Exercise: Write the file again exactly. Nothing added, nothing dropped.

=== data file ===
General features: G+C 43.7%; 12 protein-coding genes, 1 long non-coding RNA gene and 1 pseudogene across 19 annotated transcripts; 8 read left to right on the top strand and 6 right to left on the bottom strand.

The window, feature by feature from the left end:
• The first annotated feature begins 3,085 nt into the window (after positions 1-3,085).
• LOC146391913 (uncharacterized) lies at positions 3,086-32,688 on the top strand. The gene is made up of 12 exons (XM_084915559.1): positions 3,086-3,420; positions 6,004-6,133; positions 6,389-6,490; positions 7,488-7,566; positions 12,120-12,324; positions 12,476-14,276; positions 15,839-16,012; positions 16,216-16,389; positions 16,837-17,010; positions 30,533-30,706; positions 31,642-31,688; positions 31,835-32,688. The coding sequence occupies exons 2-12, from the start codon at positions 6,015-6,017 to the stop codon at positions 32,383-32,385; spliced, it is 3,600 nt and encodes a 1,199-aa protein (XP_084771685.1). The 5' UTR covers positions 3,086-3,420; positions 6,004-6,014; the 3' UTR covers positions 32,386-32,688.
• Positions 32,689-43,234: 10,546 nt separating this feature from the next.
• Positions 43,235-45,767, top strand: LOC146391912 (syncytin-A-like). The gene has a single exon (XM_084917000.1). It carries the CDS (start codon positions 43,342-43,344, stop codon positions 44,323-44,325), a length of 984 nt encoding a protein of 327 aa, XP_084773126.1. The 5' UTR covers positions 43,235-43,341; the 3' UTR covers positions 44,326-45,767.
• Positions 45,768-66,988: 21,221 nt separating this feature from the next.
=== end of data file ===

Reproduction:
General features: G+C 43.7%; 12 protein-coding genes, 1 long non-coding RNA gene and 1 pseudogene across 19 annotated transcripts; 8 read left to right on the top strand and 6 right to left on the bottom strand.

The window, feature by feature from the left end:
• The first annotated feature begins 3,085 nt into the window (after positions 1-3,085).
• LOC146391913 (uncharacterized) lies at positions 3,086-32,688 on the top strand. The gene is made up of 12 exons (XM_084915559.1): positions 3,086-3,420; positions 6,004-6,133; positions 6,389-6,490; positions 7,488-7,566; positions 12,120-12,324; positions 12,476-14,276; positions 15,839-16,012; positions 16,216-16,389; positions 16,837-17,010; positions 30,533-30,706; positions 31,642-31,688; positions 31,835-32,688. The coding sequence occupies exons 2-12, from the start codon at positions 6,015-6,017 to the stop codon at positions 32,383-32,385; spliced, it is 3,600 nt and encodes a 1,199-aa protein (XP_084771685.1). The 5' UTR covers positions 3,086-3,420; positions 6,004-6,014; the 3' UTR covers positions 32,386-32,688.
• Positions 32,689-43,234: 10,546 nt separating this feature from the next.
• Positions 43,235-45,767, top strand: LOC146391912 (syncytin-A-like). The gene has a single exon (XM_084917000.1). It carries the CDS (start codon positions 43,342-43,344, stop codon positions 44,323-44,325), a length of 984 nt encoding a protein of 327 aa, XP_084773126.1. The 5' UTR covers positions 43,235-43,341; the 3' UTR covers positions 44,326-45,767.
• Positions 45,768-66,988: 21,221 nt separating this feature from the next.